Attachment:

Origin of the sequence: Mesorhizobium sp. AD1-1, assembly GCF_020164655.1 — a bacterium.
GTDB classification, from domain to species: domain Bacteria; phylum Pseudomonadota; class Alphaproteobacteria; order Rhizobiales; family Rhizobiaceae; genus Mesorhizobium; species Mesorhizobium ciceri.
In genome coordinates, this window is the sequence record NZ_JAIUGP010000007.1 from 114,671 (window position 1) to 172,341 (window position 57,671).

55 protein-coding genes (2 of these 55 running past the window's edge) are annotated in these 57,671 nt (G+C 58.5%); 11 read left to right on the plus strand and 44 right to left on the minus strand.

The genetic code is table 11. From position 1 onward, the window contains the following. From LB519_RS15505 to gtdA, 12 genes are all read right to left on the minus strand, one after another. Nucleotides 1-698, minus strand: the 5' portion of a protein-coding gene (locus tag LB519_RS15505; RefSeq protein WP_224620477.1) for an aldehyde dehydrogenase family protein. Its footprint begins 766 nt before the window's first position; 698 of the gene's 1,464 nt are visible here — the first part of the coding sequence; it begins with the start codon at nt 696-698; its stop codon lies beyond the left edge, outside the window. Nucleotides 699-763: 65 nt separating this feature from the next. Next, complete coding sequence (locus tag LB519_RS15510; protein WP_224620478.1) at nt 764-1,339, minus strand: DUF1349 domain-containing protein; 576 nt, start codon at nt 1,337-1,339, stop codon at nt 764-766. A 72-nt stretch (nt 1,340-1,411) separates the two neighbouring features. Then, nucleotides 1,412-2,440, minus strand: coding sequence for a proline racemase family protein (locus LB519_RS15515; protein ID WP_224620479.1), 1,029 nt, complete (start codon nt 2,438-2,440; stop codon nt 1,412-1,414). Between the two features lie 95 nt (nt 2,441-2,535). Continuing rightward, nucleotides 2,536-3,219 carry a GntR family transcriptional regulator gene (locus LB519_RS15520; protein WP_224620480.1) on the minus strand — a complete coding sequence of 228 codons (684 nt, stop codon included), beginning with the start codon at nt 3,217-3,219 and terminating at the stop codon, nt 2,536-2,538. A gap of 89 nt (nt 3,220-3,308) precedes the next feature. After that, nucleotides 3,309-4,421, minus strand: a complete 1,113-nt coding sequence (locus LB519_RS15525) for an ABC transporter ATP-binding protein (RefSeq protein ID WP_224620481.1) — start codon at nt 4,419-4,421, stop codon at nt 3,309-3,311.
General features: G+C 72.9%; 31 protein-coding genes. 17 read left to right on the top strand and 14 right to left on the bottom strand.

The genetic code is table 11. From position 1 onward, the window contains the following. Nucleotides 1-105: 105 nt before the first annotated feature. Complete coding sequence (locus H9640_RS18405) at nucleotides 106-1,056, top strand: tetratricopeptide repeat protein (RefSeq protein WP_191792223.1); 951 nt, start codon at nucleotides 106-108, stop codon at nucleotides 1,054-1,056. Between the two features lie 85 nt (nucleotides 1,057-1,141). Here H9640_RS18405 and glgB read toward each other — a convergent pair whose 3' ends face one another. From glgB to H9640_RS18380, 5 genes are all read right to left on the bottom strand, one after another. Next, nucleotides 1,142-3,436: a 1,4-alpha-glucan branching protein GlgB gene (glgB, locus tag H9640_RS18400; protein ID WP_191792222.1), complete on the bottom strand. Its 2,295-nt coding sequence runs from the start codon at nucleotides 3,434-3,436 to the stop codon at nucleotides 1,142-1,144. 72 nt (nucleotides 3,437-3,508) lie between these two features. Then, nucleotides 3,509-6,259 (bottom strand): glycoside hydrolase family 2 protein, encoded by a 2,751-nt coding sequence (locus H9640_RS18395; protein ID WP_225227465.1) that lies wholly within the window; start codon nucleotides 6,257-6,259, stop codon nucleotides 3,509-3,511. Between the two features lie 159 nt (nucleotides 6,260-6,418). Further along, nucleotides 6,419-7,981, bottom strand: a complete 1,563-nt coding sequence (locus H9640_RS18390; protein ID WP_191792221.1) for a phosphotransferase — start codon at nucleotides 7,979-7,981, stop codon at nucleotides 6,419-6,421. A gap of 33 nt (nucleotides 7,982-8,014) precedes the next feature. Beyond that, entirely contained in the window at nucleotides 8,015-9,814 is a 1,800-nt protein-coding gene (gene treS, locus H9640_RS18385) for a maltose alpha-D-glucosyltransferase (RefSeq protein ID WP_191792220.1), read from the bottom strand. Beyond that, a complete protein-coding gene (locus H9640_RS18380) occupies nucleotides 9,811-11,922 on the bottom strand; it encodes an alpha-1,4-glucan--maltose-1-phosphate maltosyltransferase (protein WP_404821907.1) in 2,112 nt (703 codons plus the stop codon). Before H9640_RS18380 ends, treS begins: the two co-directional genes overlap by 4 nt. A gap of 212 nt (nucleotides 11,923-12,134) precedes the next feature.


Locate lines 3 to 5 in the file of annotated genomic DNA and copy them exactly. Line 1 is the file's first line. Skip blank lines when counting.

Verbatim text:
In genome coordinates, this window is the sequence record NZ_JAIUGP010000007.1 from 114,671 (window position 1) to 172,341 (window position 57,671).

55 protein-coding genes (2 of these 55 running past the window's edge) are annotated in these 57,671 nt (G+C 58.5%); 11 read left to right on the plus strand and 44 right to left on the minus strand.

The genetic code is table 11. From position 1 onward, the window contains the following. From LB519_RS15505 to gtdA, 12 genes are all read right to left on the minus strand, one after another. Nucleotides 1-698, minus strand: the 5' portion of a protein-coding gene (locus tag LB519_RS15505; RefSeq protein WP_224620477.1) for an aldehyde dehydrogenase family protein. Its footprint begins 766 nt before the window's first position; 698 of the gene's 1,464 nt are visible here — the first part of the coding sequence; it begins with the start codon at nt 696-698; its stop codon lies beyond the left edge, outside the window. Nucleotides 699-763: 65 nt separating this feature from the next. Next, complete coding sequence (locus tag LB519_RS15510; protein WP_224620478.1) at nt 764-1,339, minus strand: DUF1349 domain-containing protein; 576 nt, start codon at nt 1,337-1,339, stop codon at nt 764-766. A 72-nt stretch (nt 1,340-1,411) separates the two neighbouring features. Then, nucleotides 1,412-2,440, minus strand: coding sequence for a proline racemase family protein (locus LB519_RS15515; protein ID WP_224620479.1), 1,029 nt, complete (start codon nt 2,438-2,440; stop codon nt 1,412-1,414). Between the two features lie 95 nt (nt 2,441-2,535). Continuing rightward, nucleotides 2,536-3,219 carry a GntR family transcriptional regulator gene (locus LB519_RS15520; protein WP_224620480.1) on the minus strand — a complete coding sequence of 228 codons (684 nt, stop codon included), beginning with the start codon at nt 3,217-3,219 and terminating at the stop codon, nt 2,536-2,538. A gap of 89 nt (nt 3,220-3,308) precedes the next feature. After that, nucleotides 3,309-4,421, minus strand: a complete 1,113-nt coding sequence (locus LB519_RS15525) for an ABC transporter ATP-binding protein (RefSeq protein ID WP_224620481.1) — start codon at nt 4,419-4,421, stop codon at nt 3,309-3,311.